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The Minor Law Books (SBE33), by Julius Jolly, [1889], at


1. 1 When litigants are quarrelling in a court of justice, the judges, after examining the answer, shall adjudge the burden of proof to either of the two parties.

2. The judges having heard both the plaint and the answer, and determined to which party the burden of proof shall be adjudged, that person shall substantiate the whole of his declaration by documents or other proofs.

3. The plaintiff shall prove his declaration, and

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the defendant his special plea; victory in a previous trial shall be proved by a document recording that victory.

4. 4 When people try to excite fear, or to cause dissension, or terror (among the judges or witnesses), or to throw (other) obstacles in their way, such litigants lose their suit.

5. 5 One who absconds after receiving the summons; one who remains silent; one convicted (of a crime) by the (depositions of) witnesses; and one who admits the correctness of the charge: such are the four losers of their suit.

6. 6 One who absconds loses the suit after three fortnights; one who remains silent, after a week; and one convicted by the witnesses, or confessing his crime, all at once.

7. He who announces witnesses and does not produce them afterwards, within thirty days or three fortnights, suffers defeat in consequence.

8. 8 When a person has promised to appear at a trial or for the performance of an ordeal, and does not make his 'appearance, it must not be viewed as fraud.

9. 9 If an obstacle caused by fate or the king should intervene during that time, he does not lose his cause through the mere non-observance of the fixed period.

10. 10 Those (litigants) who make a private arrangement with one another, when the plaint and the

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answer have been delivered, and the judgment is about to be given, shall be compelled to pay twice the amount (in dispute) as a fine.

11. 11 When the plaint and the answer have been reduced to writing, and the trial has commenced, the two parties may be welded together like two pieces of red-hot iron.

12. 12 While both .parties are in suspense there regarding the (approaching declarations of the) witnesses and judges, those litigants are clever who arrive at a mutual understanding while the uncertainty lasts.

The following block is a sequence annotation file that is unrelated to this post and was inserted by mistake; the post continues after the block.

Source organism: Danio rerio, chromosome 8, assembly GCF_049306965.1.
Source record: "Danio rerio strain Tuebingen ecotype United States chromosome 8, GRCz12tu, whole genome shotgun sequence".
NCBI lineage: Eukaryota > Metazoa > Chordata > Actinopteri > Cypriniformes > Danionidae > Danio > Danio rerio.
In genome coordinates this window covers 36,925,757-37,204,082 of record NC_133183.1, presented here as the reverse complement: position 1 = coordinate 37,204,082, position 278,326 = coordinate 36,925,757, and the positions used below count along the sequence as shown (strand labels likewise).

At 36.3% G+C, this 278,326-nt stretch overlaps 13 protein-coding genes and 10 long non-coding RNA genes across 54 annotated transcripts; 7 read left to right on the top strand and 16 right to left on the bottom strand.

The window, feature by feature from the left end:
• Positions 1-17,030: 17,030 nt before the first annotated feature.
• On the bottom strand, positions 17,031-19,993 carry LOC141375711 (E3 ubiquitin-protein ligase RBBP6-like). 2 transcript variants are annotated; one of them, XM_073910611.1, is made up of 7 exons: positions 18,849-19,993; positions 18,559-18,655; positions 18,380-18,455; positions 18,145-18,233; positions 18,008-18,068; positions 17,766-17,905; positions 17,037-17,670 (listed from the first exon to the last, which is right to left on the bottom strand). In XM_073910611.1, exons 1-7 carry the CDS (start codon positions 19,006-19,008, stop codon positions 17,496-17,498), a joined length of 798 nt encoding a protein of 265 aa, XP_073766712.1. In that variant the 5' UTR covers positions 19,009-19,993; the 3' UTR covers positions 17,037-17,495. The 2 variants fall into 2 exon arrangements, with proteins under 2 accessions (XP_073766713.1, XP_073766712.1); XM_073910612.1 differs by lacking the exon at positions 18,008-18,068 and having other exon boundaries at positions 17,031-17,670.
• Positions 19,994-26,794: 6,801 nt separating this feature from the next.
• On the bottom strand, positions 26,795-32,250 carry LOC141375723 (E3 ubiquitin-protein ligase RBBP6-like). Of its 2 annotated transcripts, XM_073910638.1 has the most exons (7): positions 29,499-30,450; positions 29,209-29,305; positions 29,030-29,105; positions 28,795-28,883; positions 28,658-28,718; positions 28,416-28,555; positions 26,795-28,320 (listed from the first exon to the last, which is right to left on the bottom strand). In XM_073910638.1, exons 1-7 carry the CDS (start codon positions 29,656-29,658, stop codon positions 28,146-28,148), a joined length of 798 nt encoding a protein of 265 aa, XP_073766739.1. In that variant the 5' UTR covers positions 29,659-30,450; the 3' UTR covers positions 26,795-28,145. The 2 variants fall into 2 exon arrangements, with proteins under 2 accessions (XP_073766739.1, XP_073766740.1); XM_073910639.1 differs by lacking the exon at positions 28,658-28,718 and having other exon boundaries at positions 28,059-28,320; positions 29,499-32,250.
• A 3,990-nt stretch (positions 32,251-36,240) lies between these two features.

13. When the evidence is equally strong on both sides, and law and custom divided, in such a case a mutual reconciliation between the two parties through royal order is recommended.

14. Gain of religious merit and wealth, and renown accrues to the ruler from an equitable decision; the witnesses and assessors are exempt from censure, and enmity ceases,

15. When an unfavourable or a favourable decree, punishment or praise, renown or infamy has been obtained; whereas (continued) strife among men leads to sin.

16. Therefore should an intelligent (prince) enact that which has been propounded by dutiful and equitable associations, corporations, and chief judges, (in an impartial spirit) devoid of malice and avarice.

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17. 17 Evidence is declared to be twofold, human and divine. Each of these is again divided into a number of branches by sages declaring the essence of things.

18. Human evidence is threefold, as it consists of witnesses, writings, and inference. Witnesses are of twelve sorts; writings are declared to be tenfold; inference is twofold; divine test. is ninefold.

19. 19 In the case of an answer of the first or third kinds, divine and human proof should be employed; but in the case of an answer of the fourth kind, an attested document recording the success of either party should be produced.

20. 20 In the cases of a plea of former judgment and of a special plea, the defendant shall prove the contents of his answer; but in the case of a denial, the plaintiff shall prove the contents of the plaint.


294:1 V, 1-3. Vîram. pp. 92, 93.

295:4 Vîram. p. 99.

295:5 Vîram. p. 102.

295:6 6, 7. Vîram. p. 102.

295:8 Vîram. p. 103. I read kritvopasthânaniskayam | with Smritikandrikâ.

295:9 Vîram. p. 103.

295:10 Vîram. p. 103.

296:11 11-16. Vîram. p. 104. Read dvayoh samtaptayoh in 11, with Smritikandrikâ.

296:12 The translation follows the gloss of the Kalpataru, as quoted in the Vîramitrodaya. The Ratnâkara (ibid.) translates the first half as follows: 'When the witnesses and judges are at variance with one another.'

297:19 Smritik. prathame vâ tritîye vâ pramânam daivamânusham | uttare syâk katurthe tu sasâkshi gayapattrakam || An answer of the first kind is a denial; an answer of the third kind is a confession; an answer of the fourth kind is a plea of former judgment.

297:20 Smritik. prâṅnyâye pratyavaskande pratyarthî sâdhayet svakam | uttarârtham pratigñârtham arthî mithyottare punah ||

Next: VI. The Judgment